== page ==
To a new job via WhatsApp

More and more companies are using WhatsApp to find employees. The aim is to reach young people in particular. But it rarely works in a fully digital way.

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A quick message via WhatsApp, uploading references - and the new job is already lined up? For most companies, this is still a dream of the future. But more and more HR departments are turning to the popular messenger in their search for employees. Including very traditional sectors.

In Germany, the Bremen-based port logistics company BLG launched an initial test phase for applications via WhatsApp in January, initially for drivers and warehouse logistics specialists. Interested parties can scan a QR code with their smartphone and are taken directly to the WhatsApp application.

After all, according to BLG Head of HR Ulrike Riedel, WhatsApp is an everyday and natural means of communication for most people. They now want to use this for job applications too.

The private rail and bus operator Transdev is also planning to launch a pilot project this month. The first step will be to target bus drivers, says a spokesperson. The travel group Tui and the parcel service Hermes are also preparing similar trials, but have not yet given any dates.

WhatsApp often the first step

After scanning the QR code, applicants will have to answer a few predefined questions and can then send the application directly to the HR department via WhatsApp, a Transdev spokesperson explains the process. "The entire application process will therefore be possible via WhatsApp."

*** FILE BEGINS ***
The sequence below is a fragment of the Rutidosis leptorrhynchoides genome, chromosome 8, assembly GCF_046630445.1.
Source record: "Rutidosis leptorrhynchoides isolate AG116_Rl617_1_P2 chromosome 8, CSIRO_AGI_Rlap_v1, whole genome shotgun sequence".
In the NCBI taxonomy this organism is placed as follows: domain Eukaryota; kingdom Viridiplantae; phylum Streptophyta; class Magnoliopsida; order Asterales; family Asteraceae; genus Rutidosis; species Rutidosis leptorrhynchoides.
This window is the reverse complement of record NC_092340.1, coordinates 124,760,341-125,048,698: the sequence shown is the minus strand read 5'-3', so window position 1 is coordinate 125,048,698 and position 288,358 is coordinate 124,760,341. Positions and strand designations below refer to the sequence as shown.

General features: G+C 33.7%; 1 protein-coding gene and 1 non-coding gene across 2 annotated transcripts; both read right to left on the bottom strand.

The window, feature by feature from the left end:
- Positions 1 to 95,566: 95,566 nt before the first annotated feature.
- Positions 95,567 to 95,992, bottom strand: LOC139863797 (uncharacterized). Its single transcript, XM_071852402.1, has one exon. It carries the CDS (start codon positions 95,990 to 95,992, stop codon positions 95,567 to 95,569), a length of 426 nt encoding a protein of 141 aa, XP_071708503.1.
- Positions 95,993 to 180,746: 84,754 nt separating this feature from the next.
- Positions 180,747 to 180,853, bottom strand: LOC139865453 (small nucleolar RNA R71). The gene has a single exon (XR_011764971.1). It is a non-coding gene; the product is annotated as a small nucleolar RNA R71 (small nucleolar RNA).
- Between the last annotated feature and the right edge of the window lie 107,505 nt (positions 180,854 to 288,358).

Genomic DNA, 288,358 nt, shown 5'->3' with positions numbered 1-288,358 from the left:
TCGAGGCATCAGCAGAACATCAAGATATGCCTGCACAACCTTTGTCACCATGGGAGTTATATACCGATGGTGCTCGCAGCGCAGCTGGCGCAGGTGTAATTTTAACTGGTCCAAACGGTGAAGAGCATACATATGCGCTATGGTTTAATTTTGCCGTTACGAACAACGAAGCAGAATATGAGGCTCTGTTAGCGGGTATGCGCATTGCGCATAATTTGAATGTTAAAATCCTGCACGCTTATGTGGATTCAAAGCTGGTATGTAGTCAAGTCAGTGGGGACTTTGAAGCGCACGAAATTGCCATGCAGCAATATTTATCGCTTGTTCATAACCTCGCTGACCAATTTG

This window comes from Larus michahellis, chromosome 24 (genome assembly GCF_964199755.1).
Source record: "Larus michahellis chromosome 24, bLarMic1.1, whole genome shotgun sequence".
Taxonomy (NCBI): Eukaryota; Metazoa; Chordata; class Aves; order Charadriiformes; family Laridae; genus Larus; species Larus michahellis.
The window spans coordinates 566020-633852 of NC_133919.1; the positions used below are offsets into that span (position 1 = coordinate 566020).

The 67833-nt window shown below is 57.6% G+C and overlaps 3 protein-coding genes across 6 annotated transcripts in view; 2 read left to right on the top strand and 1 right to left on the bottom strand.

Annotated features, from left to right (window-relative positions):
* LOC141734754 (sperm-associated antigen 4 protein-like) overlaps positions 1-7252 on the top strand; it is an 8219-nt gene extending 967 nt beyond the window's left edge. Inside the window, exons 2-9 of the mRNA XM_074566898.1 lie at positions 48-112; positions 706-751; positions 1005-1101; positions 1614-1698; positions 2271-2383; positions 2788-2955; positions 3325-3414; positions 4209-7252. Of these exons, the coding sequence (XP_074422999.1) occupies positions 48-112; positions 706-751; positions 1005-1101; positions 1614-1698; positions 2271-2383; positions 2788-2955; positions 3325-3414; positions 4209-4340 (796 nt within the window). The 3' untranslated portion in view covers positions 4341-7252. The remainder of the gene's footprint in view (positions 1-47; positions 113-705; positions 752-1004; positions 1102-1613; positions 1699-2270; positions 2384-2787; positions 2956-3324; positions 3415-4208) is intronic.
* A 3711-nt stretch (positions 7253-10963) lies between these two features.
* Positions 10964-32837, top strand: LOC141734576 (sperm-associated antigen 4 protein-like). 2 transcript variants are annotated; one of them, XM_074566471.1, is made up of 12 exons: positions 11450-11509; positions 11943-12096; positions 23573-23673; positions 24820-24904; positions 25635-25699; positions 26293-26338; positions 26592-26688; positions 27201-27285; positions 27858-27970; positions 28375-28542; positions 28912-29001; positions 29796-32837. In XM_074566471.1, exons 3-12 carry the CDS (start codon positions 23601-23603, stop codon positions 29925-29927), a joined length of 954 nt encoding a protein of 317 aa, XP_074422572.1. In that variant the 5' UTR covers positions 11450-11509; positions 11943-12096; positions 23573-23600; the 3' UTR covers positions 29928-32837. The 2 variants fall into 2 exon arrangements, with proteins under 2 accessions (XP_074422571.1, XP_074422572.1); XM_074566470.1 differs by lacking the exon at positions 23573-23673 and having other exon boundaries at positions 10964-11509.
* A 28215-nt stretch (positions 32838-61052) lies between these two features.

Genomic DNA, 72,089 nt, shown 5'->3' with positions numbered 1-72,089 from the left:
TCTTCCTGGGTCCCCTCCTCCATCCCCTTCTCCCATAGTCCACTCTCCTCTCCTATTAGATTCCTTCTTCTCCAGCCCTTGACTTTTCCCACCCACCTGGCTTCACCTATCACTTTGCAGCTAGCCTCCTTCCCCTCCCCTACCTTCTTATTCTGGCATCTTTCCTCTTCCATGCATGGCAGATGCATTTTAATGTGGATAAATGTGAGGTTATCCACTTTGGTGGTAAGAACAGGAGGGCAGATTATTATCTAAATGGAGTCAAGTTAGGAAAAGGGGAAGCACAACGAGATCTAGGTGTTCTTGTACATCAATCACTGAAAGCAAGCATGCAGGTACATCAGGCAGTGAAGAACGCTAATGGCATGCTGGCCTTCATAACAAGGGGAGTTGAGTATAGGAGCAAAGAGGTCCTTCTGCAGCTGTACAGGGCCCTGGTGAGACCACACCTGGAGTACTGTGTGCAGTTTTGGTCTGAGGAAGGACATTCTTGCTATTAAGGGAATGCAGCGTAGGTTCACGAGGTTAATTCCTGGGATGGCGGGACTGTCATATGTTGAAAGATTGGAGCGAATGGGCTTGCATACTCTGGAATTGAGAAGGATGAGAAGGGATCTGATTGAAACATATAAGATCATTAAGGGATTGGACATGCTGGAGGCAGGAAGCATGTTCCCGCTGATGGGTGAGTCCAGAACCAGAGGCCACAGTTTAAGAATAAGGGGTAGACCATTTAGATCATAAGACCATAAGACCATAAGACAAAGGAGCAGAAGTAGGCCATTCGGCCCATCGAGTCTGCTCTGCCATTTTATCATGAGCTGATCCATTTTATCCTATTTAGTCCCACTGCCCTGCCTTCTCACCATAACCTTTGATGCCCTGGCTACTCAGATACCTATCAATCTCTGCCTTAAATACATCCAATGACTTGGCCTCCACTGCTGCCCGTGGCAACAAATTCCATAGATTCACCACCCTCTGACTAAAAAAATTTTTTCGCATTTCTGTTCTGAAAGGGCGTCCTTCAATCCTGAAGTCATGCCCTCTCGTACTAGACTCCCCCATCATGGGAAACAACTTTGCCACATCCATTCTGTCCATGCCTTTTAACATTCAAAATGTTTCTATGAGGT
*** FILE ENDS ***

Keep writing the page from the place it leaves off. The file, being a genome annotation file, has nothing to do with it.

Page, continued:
After that, however, the process continues in a different way: the company contacts the applicant by telephone again. At BLG, it should also be possible to upload references and CVs via WhatsApp.

Applications via WhatsApp are already in use at the DHL Group, which also includes Deutsche Post - albeit only in some regions, as a spokeswoman explains. The messenger has been used since 2019, but generally only to initiate contact.

"In our experience, it is an uncomplicated way of making contact, for example to clarify questions quickly," says the spokesperson. "The inhibition threshold seems to be lower than by phone or letter, especially for younger target groups."

This has also been the experience of the personnel service provider Manpower. They have been using WhatsApp to find employees since 2015. On average, 10 to 25 percent of applications are received via WhatsApp. A spokeswoman does not see any restrictions on certain professions.

Social media increasingly important for job applications

Overall, the use of social media in the search for employees has increased rapidly in recent years. According to the latest survey by the Institute for Employment Research (IAB), 42% of all successfully filled positions in 2022 were also offered via social networks such as Facebook, WhatsApp or Xing, usually in addition to other advertising channels. Social media was even the decisive recruitment channel for one in fourteen vacancies.

In 2015, only 15 percent of jobs were advertised on social media at all. In the meantime, social networks are already the fourth most important tool for finding employees after personal contacts, internet job exchanges and the company's own homepage.

However, WhatsApp is clearly not a panacea for the labor shortage. A tradesman from Oldenburg, who was one of the pioneers of WhatsApp applications in 2018, is now disillusioned to say the least.

Initially, the company was delighted and found a new trainee after just a few months. However, the head of the company reports that on average there was hardly more than one application per year via Messenger. And all of them came to nothing after initial enquiries. "As a result, we scrapped the whole thing again." (SDA)

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